Study: Constipation May Cause Bed-wetting
Jan. 30, 2012 -- A surprising new study suggests that for many children who wet the bed, the cause may start with their bowels and not their bladders.
Undiagnosed constipation appeared to be a frequent contributor to bed-wetting among the children who took part in the research.
When these children were treated with laxatives or enemas, most stopped wetting the bed within a few months.
“Most of these kids did not have symptoms consistent with constipation and the parents had no clue,” says researcher Steve J. Hodges, MD, an assistant professor of urology at Wake Forest Baptist Medical Center in Winston-Salem, N.C. “What these children had was stool in their rectums, and that is the problem we addressed in this study.”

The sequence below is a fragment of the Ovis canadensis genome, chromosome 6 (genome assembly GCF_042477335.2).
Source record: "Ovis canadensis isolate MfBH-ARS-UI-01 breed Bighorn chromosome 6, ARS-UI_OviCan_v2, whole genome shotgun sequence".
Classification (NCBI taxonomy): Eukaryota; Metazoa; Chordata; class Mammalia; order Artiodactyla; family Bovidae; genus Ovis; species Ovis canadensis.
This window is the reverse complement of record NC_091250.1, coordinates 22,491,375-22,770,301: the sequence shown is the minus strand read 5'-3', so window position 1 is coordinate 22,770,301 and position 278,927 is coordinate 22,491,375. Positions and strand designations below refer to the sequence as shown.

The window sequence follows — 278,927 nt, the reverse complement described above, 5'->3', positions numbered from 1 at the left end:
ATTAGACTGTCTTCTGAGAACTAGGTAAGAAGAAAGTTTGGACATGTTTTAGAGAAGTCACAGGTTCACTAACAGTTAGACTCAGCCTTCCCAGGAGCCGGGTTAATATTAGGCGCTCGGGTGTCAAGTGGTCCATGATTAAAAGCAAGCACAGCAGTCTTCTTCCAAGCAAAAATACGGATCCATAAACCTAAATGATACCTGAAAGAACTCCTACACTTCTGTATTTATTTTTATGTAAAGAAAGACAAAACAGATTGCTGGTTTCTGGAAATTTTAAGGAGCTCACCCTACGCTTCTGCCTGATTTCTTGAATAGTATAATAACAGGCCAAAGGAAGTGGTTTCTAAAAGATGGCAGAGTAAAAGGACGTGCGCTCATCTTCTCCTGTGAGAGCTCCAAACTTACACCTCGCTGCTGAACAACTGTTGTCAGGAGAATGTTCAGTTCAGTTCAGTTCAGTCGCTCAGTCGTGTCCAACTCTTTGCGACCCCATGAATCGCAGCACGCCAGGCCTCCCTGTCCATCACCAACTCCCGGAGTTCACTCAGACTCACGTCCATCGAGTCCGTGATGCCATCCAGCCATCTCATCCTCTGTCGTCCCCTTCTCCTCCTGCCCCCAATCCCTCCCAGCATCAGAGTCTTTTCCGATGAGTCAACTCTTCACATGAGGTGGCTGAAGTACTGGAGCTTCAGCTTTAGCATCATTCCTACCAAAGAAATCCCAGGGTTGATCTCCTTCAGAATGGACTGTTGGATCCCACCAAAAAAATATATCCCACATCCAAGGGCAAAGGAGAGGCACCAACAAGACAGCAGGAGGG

Bed-wetting and the Bowels
Hodges says stool left in the lower intestine, or rectum, can push against the bladder and reduce its capacity to hold urine.
He says even though it has been known for more than two decades that this might be a cause of bed-wetting, few doctors consider this when evaluating children with the condition.